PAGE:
“The noblest pleasure is the joy of understanding ” Leonardo Da Vinci ( 1452-1519)
The O.E.C.D. has published some amazing figures on literacy, semi literacy and numeracy for Italy and then for the sub regions including our own Puglia. Some 1,000 Italians were given tests lasting 50 minutes to discover their level of understanding of a simple piece of prose and some very basic maths. They then added in a test on computer knowledge. What they wanted to get to was an understanding of the capabilities of the population to be able to live in todays contemporary society and achieve ( get a good job) in it. Given to be a member of the O.E.C.D. a country has to be considered well developed, industrial and commanding an educated and prosperous population one would expect them to do well.
Well 36 million Italians based on the findings are considered unable to face the challenges presented by todays world. Italy has the highest level of illiteracy, the highest level of semi illiteracy and the highest level of computer illiteracy in the whole of the O.E.C.D list of countries. And apart from Spain who are close to them they are bottom by a country mile especially when it comes to computer literacy.
But what of Puglia ? Not good is the answer. Just under 9% of the population is considered illiterate and 38% are classed as semi illiterate and lacking basic numerical skills. One begins to see why our politicians are so keen to keep the polluting steel, coal and oil refining works going down here. This is all simple metal bashing and grunt work. Without it the workers would be unemployable in todays world. In a separate report Italy has been critiqued for spending over 18% of GDP on pensions ( the highest of any O.E.D.C. country) and next nothing on retraining the workforce to be ready for the 21st century.
Computers? Pugliese freeze in front of them and 58% of them have no idea how to even turn one on. Ah you say, as I did, but that’s ‘cos they are all old fogies isn’t it. Hmm. 25% of 15-24 year olds have no idea how to work one, almost 50% of 25-54 year olds would not be able to do anything on one. So no it isn’t. What it shows is the complete lack of compulsory computer education in the public school system here in Puglia.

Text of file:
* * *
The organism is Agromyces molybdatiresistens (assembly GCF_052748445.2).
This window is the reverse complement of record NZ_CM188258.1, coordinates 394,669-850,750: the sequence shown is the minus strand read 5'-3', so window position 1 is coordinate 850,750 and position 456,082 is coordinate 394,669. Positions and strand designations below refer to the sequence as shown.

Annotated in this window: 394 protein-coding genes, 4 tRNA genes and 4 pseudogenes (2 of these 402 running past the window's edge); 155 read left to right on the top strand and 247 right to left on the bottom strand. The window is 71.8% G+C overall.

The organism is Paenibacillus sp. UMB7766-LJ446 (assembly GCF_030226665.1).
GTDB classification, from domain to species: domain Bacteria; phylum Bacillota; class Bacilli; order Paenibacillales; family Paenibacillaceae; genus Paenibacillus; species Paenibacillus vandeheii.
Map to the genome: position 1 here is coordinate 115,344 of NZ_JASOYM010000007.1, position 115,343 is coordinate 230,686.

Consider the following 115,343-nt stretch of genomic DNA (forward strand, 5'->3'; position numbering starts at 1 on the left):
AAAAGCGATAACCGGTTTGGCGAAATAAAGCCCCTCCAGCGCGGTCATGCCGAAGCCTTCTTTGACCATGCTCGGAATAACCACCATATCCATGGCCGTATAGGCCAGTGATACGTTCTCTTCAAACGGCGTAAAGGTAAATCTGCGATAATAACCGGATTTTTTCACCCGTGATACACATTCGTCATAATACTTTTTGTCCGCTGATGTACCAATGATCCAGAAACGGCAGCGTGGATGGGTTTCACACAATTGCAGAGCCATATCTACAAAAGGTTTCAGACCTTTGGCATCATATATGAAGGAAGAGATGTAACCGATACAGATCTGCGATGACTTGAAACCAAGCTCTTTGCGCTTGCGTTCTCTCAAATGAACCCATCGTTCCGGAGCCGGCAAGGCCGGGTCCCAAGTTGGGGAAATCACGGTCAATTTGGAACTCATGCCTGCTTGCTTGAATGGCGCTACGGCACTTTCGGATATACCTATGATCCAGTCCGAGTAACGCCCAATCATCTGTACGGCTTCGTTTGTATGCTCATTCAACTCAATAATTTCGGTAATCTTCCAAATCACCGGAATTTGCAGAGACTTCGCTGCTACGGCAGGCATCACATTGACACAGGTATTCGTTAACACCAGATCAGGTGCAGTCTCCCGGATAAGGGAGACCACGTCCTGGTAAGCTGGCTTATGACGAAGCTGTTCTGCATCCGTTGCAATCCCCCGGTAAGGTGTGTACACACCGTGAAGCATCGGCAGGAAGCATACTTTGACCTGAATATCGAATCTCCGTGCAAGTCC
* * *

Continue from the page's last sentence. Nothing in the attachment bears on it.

Accessing Facebook is not a computer skill contrary to what many an Italian mother will tell you “oh yes my little cherub knows all about computers she is on Facebook all the time”.
And the report ? Well filed I guess at the Regional level in the pending box.
It’s a heady 18C at mid-day today with rain and wind. so my thoughts went immediately to an English seaside holiday as the weather is so reminiscent of one. What was the high spot well often it was having an ice cream cone or a Walls 99 despite the weather.
Now at least the Italians can claim success on that front even if most of them could no longer write the prices up nor enter the number sold onto a spreadsheet .
No one knows the full true history of the ice cream. The Persians were eating ice flavoured with fruit in 400 B.C. and Emperor Nero had a group of slaves that everytime he espied snow on the mountains around Rome were dispatched to run as fast as they could to grab as much ice as they could and run back. Now that’s a takeaway service.
But ice cream features milk and the first known use of milk was in China in the Tang dynasty . The dastardly clever Chinese discovered that by adding salt to ice you could lower the mixtures’ freezing point. Emperor Tang employed 94 ice cream making chefs to keep him supplied in the stuff. Wonder what he died of ?
Marco Polo probably bought it back from his travels and by 1664 milk flavoured ices were being sold on the streets of Naples and by 1671 it had got to Windsor Castle, where it showed up on the menu at a banquet for the Feast of St. George. Still, only the guests at King Charles II’s actual table got to enjoy “one plate of white strawberries and one plate of iced cream”; the rest of the rabble were left to marvel at it from afar.
The USA picked up the baton and the first ice cream shop opened in Manhattan in 1777. Improvements in refrigeration meant more and more could be developed but the break through we kids were all waiting for was again because of an Italian. Ice cream was still served in bowls and if you bought it from a street vendor he gave it to you in a small glass holder that you licked and gave back. A penny lick it was called and all very hygienic.
Then in 1896 an Italian immigrant one Italo Marciony ran out of glass plates and substituted a waffle cup he had made at home and was edible. The cone was born.
The rest as they say was history.